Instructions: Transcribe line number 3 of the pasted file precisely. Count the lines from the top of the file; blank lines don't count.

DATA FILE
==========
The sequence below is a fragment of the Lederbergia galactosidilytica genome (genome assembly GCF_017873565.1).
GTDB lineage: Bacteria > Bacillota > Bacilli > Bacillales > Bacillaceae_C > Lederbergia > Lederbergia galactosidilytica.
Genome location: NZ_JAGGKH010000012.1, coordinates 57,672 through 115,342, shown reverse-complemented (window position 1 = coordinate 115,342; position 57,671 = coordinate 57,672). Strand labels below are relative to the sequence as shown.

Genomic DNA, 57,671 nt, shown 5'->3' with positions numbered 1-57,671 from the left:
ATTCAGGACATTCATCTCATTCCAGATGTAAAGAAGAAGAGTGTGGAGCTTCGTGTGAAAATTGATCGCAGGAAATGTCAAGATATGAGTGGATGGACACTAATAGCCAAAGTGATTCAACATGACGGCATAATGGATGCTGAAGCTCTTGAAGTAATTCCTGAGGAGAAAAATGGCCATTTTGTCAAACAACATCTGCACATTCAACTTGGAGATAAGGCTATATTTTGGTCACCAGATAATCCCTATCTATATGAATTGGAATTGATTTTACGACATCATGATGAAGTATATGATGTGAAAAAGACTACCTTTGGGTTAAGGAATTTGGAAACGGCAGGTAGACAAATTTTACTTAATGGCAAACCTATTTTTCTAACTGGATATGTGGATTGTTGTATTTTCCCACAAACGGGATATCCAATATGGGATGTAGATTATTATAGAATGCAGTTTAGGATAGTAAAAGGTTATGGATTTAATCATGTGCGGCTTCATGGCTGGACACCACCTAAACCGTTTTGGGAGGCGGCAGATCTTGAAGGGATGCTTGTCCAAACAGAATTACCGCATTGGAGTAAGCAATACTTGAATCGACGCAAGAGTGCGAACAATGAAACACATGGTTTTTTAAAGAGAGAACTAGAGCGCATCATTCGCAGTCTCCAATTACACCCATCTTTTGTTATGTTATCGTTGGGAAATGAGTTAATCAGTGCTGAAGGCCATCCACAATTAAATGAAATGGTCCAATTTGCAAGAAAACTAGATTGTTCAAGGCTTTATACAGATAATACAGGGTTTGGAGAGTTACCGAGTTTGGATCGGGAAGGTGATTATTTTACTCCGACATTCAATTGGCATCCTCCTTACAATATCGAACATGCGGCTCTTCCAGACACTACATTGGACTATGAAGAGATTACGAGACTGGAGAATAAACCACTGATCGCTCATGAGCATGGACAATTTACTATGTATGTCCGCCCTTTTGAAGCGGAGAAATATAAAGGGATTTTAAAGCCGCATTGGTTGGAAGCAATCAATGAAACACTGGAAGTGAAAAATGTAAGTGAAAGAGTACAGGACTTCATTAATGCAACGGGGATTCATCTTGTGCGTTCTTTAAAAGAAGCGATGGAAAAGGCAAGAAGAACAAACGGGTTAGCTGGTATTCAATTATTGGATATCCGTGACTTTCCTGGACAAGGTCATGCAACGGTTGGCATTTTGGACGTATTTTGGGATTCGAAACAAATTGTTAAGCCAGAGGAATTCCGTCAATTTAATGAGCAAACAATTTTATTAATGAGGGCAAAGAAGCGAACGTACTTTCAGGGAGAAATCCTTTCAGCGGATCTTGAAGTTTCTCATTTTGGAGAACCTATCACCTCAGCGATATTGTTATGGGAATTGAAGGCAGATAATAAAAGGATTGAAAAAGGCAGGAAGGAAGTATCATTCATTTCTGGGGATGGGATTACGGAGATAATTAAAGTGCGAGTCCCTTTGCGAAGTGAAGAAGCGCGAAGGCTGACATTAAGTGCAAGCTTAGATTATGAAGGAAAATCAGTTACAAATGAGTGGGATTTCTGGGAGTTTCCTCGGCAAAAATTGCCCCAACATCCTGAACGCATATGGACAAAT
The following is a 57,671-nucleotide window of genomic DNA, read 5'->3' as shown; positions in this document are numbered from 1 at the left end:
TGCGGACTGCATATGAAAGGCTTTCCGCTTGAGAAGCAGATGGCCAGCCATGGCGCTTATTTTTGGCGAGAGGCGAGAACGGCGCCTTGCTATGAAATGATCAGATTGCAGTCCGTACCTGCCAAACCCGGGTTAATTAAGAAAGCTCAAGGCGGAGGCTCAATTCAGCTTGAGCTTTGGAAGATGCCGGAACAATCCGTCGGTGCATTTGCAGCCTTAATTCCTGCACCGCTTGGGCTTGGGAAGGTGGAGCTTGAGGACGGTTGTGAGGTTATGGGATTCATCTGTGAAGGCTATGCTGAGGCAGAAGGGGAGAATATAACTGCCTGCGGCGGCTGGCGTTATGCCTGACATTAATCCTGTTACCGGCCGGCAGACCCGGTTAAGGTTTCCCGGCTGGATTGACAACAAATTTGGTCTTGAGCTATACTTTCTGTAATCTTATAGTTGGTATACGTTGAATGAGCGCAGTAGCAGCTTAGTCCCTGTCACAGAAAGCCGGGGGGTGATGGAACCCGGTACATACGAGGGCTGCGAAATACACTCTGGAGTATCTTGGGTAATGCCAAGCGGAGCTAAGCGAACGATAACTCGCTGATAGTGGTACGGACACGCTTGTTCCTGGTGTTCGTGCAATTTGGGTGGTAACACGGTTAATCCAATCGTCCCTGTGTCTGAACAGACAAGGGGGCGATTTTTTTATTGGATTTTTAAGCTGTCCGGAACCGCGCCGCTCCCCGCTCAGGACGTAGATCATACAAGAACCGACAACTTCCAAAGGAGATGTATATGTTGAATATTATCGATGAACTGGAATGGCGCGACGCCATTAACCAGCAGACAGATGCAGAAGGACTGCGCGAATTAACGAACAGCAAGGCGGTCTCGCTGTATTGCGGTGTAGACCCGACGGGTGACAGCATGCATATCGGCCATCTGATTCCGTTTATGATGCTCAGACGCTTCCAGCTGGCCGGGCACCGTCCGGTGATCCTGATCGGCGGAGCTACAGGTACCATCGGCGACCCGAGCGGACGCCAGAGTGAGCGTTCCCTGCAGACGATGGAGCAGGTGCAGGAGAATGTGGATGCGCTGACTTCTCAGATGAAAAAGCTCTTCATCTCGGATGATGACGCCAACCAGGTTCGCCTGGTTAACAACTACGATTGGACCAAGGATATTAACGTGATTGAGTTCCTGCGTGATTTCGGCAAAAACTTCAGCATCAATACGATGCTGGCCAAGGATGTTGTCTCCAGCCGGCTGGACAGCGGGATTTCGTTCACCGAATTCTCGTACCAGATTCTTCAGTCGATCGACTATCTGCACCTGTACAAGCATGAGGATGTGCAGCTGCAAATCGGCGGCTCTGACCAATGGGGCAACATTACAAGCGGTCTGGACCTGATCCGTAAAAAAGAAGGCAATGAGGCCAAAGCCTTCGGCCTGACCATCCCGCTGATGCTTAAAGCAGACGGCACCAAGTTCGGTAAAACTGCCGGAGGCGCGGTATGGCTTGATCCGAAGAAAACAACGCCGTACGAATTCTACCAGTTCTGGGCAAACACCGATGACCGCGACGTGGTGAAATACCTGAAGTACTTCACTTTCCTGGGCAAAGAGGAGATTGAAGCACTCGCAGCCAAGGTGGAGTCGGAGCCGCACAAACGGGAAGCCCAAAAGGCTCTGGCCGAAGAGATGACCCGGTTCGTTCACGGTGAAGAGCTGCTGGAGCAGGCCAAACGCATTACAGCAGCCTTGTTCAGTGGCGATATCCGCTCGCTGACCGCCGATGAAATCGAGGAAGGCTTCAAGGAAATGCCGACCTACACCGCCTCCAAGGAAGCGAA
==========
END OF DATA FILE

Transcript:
Genome location: NZ_JAGGKH010000012.1, coordinates 57,672 through 115,342, shown reverse-complemented (window position 1 = coordinate 115,342; position 57,671 = coordinate 57,672). Strand labels below are relative to the sequence as shown.